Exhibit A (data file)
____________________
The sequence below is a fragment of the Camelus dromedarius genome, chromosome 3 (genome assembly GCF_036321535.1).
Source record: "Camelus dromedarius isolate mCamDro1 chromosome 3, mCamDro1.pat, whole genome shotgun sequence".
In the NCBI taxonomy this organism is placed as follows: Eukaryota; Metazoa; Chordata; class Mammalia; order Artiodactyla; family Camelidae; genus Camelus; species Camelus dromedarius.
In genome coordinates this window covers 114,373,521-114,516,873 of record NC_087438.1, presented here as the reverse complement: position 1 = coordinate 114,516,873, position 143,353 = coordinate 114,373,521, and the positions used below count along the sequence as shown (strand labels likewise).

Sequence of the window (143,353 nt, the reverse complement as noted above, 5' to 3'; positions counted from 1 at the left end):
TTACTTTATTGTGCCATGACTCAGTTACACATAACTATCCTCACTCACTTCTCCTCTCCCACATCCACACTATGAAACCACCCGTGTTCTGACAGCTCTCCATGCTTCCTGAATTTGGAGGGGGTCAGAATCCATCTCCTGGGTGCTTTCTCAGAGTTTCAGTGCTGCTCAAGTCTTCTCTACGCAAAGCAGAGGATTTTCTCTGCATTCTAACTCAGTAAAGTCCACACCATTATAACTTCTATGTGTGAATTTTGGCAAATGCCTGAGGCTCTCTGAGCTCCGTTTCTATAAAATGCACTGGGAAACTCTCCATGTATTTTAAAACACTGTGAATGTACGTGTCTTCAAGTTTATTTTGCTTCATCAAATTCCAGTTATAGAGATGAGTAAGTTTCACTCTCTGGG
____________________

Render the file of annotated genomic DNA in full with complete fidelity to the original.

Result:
The sequence below is a fragment of the Camelus dromedarius genome, chromosome 3 (genome assembly GCF_036321535.1).
Source record: "Camelus dromedarius isolate mCamDro1 chromosome 3, mCamDro1.pat, whole genome shotgun sequence".
In the NCBI taxonomy this organism is placed as follows: Eukaryota; Metazoa; Chordata; class Mammalia; order Artiodactyla; family Camelidae; genus Camelus; species Camelus dromedarius.
In genome coordinates this window covers 114,373,521-114,516,873 of record NC_087438.1, presented here as the reverse complement: position 1 = coordinate 114,516,873, position 143,353 = coordinate 114,373,521, and the positions used below count along the sequence as shown (strand labels likewise).

Sequence of the window (143,353 nt, the reverse complement as noted above, 5' to 3'; positions counted from 1 at the left end):
TTACTTTATTGTGCCATGACTCAGTTACACATAACTATCCTCACTCACTTCTCCTCTCCCACATCCACACTATGAAACCACCCGTGTTCTGACAGCTCTCCATGCTTCCTGAATTTGGAGGGGGTCAGAATCCATCTCCTGGGTGCTTTCTCAGAGTTTCAGTGCTGCTCAAGTCTTCTCTACGCAAAGCAGAGGATTTTCTCTGCATTCTAACTCAGTAAAGTCCACACCATTATAACTTCTATGTGTGAATTTTGGCAAATGCCTGAGGCTCTCTGAGCTCCGTTTCTATAAAATGCACTGGGAAACTCTCCATGTATTTTAAAACACTGTGAATGTACGTGTCTTCAAGTTTATTTTGCTTCATCAAATTCCAGTTATAGAGATGAGTAAGTTTCACTCTCTGGG